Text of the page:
To say on the authority of the Bible that God does a thing no honourable man would do, is to lie against God; to say that it is therefore right, is to lie against the very spirit of God. To uphold a lie for God’s sake is to be against God, not for him. God cannot be lied for. He is the truth. The truth alone is on his side. While his child could not see the rectitude of a thing, he would infinitely rather, even if the thing were right, have him say, God could not do that thing, than have him believe that he did it. If the man were sure God did it, the thing he ought to say would be, ‘Then there must be something about it I do not know, which if I did know, I should see the thing quite differently.’
But where an evil thing is invented to explain and account for a good thing, and a lover of God is called upon to believe the invention or be cast out, he needs not mind being cast out, for it is into the company of Jesus. Where there is no ground to believe that God does a thing except that men who would explain God have believed and taught it, he is not a true man who accepts men against his own conscience of God.
I acknowledge no authority calling upon me to believe a thing of God, which I could not be a man and believe right in my fellow man. I will accept no explanation of any way of God which explanation involves what I should scorn as false and unfair in a man. If you say, that may be right of God to do which it would not be right of man to do, I answer, yes, because the relation of the maker to his creatures is very different from the relation of one of those creatures to another, and he has therefore duties toward his creatures requiring of him what no man would have the right to do to his fellow man; but he can have no duty that is not both just and merciful. More is required of the maker, by his own act of creation, than can be required of men. More and higher justice and righteousness is required of him by himself, the Truth; greater nobleness, more penetrating sympathy; and nothing but what, if an honest man understood it, he would say was right. If it be a thing man cannot understand, then man can say nothing as to whether it is right or wrong. He cannot even know that God does it, when it is unintelligible to him. What he calls it may be but the smallest facet of a composite action. His part is silence.
If it be said by any that God does a thing, and the thing seems to me unjust, then either I do not know what the thing is, or God does not do it. The saying cannot mean what it seems to mean, or the saying is not true.
JasonPratt wrote:Welcome to the forum!
Don't worry too much about misidentification: Alex's forum name is spelled out, and more importantly he gets to have one of those nice "administrator" tags under his name.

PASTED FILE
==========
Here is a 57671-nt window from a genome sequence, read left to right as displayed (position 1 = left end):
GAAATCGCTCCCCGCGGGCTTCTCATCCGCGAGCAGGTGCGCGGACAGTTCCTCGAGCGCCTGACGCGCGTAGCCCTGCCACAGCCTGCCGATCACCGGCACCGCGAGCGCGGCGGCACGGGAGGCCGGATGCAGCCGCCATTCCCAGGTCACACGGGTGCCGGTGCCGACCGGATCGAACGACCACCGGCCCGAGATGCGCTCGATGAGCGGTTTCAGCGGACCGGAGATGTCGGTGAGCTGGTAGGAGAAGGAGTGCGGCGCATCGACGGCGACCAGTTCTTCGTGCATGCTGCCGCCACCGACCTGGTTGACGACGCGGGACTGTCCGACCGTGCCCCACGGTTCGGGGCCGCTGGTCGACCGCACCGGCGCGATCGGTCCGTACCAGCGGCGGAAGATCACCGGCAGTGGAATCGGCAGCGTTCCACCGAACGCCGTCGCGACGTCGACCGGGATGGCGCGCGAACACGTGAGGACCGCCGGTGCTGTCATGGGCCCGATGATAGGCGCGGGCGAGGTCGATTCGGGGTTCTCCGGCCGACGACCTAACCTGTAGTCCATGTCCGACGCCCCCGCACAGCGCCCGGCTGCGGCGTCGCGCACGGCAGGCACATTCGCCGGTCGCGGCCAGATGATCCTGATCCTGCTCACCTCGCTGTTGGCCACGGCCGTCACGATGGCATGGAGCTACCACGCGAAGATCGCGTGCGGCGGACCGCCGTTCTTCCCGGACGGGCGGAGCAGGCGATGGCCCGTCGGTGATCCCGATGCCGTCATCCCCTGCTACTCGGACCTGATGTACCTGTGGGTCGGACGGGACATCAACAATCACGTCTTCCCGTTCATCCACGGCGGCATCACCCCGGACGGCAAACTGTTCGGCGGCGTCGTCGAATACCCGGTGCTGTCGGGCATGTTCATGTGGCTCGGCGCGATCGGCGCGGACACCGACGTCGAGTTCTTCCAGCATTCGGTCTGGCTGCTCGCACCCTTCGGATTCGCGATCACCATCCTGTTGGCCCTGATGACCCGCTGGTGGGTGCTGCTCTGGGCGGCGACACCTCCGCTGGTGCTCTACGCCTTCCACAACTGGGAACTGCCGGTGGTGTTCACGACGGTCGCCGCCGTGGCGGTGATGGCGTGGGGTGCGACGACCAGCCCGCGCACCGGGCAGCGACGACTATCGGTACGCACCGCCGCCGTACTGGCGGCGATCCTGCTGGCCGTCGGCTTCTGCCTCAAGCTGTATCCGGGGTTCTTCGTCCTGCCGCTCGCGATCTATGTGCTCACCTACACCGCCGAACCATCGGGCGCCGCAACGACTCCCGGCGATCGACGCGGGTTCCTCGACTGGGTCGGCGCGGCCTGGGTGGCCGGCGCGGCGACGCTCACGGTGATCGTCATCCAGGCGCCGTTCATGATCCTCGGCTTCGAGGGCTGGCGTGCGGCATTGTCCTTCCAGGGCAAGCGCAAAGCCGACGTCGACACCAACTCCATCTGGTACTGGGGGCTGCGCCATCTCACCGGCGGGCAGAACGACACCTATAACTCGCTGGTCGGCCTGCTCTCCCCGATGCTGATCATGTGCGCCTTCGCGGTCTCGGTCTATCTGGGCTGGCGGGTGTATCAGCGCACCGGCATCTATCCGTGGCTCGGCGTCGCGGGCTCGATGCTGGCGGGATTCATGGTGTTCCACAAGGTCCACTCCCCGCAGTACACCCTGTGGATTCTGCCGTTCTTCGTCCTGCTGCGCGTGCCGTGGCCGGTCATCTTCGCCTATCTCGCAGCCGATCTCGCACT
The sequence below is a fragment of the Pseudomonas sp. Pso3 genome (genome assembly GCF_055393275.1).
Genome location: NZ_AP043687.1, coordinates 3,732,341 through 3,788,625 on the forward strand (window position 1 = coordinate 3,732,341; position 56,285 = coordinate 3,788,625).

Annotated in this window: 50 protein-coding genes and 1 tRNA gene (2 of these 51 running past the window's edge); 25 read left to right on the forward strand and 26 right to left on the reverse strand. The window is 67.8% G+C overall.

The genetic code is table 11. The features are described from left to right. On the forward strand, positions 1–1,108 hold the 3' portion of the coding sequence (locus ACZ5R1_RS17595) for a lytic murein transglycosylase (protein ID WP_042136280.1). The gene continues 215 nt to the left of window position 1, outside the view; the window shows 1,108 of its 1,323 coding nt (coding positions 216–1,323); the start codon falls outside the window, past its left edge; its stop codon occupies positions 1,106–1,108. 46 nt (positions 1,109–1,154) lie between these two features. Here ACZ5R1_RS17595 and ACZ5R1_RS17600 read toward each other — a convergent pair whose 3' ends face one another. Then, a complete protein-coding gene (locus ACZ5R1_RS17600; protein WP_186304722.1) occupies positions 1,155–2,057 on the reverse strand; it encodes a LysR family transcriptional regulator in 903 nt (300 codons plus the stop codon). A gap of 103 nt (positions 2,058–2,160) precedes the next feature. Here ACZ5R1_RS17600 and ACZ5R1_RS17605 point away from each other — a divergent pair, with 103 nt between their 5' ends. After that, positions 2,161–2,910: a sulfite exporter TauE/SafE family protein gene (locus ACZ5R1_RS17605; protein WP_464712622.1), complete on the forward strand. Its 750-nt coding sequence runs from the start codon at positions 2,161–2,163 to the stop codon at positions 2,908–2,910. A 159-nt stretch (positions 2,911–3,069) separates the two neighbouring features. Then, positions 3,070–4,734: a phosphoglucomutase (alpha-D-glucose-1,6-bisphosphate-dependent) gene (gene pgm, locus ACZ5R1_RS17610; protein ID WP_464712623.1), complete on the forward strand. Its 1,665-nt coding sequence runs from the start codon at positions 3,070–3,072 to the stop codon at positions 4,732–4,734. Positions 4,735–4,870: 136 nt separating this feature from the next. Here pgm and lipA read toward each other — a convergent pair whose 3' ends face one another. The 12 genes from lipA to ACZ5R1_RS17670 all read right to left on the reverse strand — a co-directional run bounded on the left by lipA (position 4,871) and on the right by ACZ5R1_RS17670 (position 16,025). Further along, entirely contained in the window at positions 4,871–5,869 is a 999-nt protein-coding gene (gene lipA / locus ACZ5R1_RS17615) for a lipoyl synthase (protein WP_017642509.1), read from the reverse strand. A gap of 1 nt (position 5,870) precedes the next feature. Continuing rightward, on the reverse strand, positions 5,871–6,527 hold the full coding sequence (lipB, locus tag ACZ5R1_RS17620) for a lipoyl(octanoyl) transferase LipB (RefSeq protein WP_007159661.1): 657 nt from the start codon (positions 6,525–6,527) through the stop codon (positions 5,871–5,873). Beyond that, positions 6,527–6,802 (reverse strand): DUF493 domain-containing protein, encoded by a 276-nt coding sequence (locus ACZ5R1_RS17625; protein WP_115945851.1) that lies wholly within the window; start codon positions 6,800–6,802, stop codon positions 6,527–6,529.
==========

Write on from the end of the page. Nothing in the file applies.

Jeff - I am intrigued (in a positive way) that, if I have understood you correctly, you seem more convinced of UR than of the existence of God? I would be very interested to hear more, if you would you be happy to expand on that? (If you have already do so in another post, perhaps you could send me a link?)JeffA wrote:I am currently agnostic about so much (including the existence of God) but curiously am convinced of the Bible's universalistic teaching (I hope it's not just wishful thinking).
This touches on one of the main aspects I am grappling with at the moment and finding quite challenging, namely whether to believe that the premise that God always acts with 'holy love' can be reconciled with acts/commands of violence ascribed to God in the Old Testament - and if so, how. As I understand it, the 'holy love' premise - that God's actions for everyone are ultimately both just and loving - underlies evangelical universalism / universal reconciliation, and accepting it therefore seems key to accepting EU/UR. The premise is described by Thomas and Gregory/Robin in their books, and comes up later in your George MacDonald quote:"To say on the authority of the Bible that God does a thing no honourable man would do, is to lie against God; to say that it is therefore right, is to lie against the very spirit of God."
I have started reading other threads here on violence in the OT, so might post further in such threads (which is presumably where any much deeper conversations about this should continue)."... he can have no duty that is not both just and merciful."
I particularly like that thought. For me at the moment, the heart and will are strong to believe in UR, but (part of) the mind is saying "Hold on, there is still much to work through, and what about such-and-such-possible-problem ..."!Sobornost (=Dick) wrote:Oh well it sounds like regarding UR you wouldn't be seeking if you hadn't already found; ...
Another good thought - and what a mustard seed to have!JeffA wrote:It's even possible that my stance is my mustard seed (who knows).
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